With every passing week, reports on box-office receipts come with the same anxiety as industry watchers, film companies, content owners and theater managers assess if the current year will meet or exceed the previous one. Successes like “The Hunger Games” are tempered by disappointments like “John Carter,” and embedded within each lackluster debut is the hope of compensatory revenues through later release windows, including cable, streaming, VOD, DVD/Blu-ray, and now “cloud copies.”
Releasing a movie as a “cloud copy” is becoming increasingly common although (with good reason) it is usually bundled with a physical copy. In general, consumers still prefer physical media, but interest in cloud copies and the digital locker concept is growing, mainly among younger demographics.
Roughly 25 percent of U.S. broadband households show some interest in buying cloud copies of media, with the level higher in the 25-34 age segment. This interest follows the overall rise in use of online video. In total, 16 percent of U.S. broadband households have abandoned either TV channels or DVD/Blu-ray discs in favor of Internet video.
United States of Video
Close to 20 percent of all U.S. broadband households do not use any form of disc for their video viewing. However, the overall market for cloud copies is still in its early stages, and consumers do not value cloud copies at the same level as physical media, as indicated by the lack of willingness to pay a premium for cloud copies.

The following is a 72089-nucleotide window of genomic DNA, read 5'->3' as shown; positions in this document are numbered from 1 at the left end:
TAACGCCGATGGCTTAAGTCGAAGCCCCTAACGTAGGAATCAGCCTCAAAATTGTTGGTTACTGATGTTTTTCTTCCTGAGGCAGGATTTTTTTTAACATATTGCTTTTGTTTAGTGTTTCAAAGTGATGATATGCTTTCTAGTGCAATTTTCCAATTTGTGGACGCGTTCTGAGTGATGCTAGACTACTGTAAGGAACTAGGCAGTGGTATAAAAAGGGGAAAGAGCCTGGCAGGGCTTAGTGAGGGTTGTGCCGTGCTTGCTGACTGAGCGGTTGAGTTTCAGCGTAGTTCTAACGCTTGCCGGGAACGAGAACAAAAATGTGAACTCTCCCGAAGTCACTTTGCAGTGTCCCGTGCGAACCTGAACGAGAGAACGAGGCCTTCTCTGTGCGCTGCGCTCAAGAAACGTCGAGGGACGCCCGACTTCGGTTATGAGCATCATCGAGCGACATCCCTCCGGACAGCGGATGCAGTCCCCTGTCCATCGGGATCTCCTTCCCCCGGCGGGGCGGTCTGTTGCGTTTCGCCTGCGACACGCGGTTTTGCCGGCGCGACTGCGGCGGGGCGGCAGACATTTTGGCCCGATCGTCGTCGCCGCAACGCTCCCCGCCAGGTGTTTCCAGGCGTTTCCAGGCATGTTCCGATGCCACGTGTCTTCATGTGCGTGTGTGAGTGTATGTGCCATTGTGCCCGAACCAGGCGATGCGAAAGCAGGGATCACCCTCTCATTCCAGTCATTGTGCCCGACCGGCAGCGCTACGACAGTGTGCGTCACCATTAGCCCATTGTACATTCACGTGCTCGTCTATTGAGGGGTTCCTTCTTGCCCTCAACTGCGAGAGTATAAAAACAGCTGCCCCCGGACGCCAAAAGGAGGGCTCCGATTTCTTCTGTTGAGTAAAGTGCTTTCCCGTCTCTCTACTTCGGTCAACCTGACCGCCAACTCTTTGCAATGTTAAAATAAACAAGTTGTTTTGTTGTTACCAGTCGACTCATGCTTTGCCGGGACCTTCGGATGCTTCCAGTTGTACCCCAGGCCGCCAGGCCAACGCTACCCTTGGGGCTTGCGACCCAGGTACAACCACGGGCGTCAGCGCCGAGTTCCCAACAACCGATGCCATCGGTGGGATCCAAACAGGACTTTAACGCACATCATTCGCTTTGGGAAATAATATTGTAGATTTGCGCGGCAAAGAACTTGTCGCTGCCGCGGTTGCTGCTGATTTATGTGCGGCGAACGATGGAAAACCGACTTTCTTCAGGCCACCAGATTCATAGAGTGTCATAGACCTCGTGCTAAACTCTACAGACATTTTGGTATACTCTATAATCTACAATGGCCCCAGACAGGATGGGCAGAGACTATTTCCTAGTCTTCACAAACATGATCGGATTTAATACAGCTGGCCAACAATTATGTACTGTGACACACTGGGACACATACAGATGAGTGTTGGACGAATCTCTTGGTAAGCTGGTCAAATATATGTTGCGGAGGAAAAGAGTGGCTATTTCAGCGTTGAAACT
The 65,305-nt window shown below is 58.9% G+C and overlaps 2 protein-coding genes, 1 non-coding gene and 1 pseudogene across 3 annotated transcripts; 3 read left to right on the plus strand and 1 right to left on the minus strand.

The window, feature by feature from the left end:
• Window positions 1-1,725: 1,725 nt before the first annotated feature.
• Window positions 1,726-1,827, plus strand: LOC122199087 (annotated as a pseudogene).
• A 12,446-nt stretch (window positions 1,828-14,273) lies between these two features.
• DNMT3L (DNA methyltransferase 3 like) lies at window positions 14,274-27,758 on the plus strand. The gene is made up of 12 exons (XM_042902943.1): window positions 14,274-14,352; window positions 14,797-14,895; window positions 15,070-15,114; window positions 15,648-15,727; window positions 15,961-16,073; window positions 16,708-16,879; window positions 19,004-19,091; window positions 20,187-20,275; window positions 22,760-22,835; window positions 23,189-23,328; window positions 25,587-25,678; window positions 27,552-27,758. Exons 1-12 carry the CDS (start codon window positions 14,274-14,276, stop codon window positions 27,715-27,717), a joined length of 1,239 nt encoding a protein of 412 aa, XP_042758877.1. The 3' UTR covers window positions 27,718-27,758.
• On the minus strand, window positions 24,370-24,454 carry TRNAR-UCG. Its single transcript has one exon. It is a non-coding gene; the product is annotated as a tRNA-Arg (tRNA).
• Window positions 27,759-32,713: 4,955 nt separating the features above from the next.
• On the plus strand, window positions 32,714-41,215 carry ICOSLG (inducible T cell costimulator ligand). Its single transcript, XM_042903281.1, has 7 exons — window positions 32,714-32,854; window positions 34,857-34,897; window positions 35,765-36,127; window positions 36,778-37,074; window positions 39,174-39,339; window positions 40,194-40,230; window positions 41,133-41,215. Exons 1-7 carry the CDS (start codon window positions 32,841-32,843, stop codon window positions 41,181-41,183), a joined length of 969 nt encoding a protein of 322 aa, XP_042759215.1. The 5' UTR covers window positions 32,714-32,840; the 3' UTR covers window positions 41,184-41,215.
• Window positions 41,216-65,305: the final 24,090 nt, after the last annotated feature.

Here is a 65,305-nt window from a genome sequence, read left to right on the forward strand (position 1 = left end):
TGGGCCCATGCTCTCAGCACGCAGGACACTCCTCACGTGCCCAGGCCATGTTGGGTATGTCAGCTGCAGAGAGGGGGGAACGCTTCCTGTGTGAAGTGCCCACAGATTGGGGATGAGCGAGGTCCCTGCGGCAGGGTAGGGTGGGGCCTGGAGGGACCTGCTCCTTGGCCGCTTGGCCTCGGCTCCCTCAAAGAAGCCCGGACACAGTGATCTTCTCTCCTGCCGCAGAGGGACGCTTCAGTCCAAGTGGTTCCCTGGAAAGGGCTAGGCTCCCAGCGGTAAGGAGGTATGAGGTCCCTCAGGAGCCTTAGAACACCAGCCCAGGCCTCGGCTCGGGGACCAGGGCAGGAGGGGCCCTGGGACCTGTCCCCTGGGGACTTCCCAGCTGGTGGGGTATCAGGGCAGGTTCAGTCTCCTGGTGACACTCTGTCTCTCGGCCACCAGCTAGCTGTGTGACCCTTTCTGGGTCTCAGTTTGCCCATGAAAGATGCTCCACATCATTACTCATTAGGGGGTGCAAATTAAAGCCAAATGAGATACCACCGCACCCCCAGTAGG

Instead, they prefer cloud media offered at a small discount or as part of a package, bundled (at no additional charge) with a physical copy. Nearly one-third of U.S. broadband households want to own a physical copy in addition to a cloud copy. These combo packages and pricing discounts must be there to alleviate consumer concerns about adoption of a new, unfamiliar format.
Another reason for this lower value perception is that interest in “alternative” platforms for cloud media and services has still not fully matured. The PC is still considered the key platform for the cloud, and interest in accessing cloud content from mobile phones, tablets, and TVs is relatively lower. This finding undercuts a key benefit of cloud copies, namely the ability to access and download the content on multiple platforms in a variety of settings.
Consumers do recognize the limitations of physical media — discs get damaged, lost or stolen — so the financial incentives necessary to boost interest in cloud copies are not too excessive. Offering a cloud copy at a discount of US$2 less than the price of a Blu-ray disc increases its appeal to consumers. Such discounts will be necessary to move this developing market from limited value to broader adoption.The average broadband household spends approximately $35 per month on video. At this stage, it will be difficult for cloud copies to get any but a small part of that.
A discounted cloud copy could accomplish two end goals. First, it would at least get more people watching a specific movie, which could give a movie renewed life outside the theater (e.g., “Office Space”). Second, it would help prime the pump for cloud media, and this would benefit the industry as whole and all content owners and media companies.
If the digital locker concept is to establish itself, industry initiatives such as DECE/UltraViolet need to invest in promoting and educating consumers about the advantages offered by this centralized virtual storage and access model. One way to educate consumers is to give them something to store in their newly minted digital locker and have the experience of ubiquitous content access and video viewing on different platforms, including tablets and smartphones.
The industry needs to lower its expectations for cloud copies at this stage and adjust its plans accordingly. Many movies may lose money up front, but in the end, these films could be a different kind of trailblazer, helping nudge consumers in the direction of the cloud.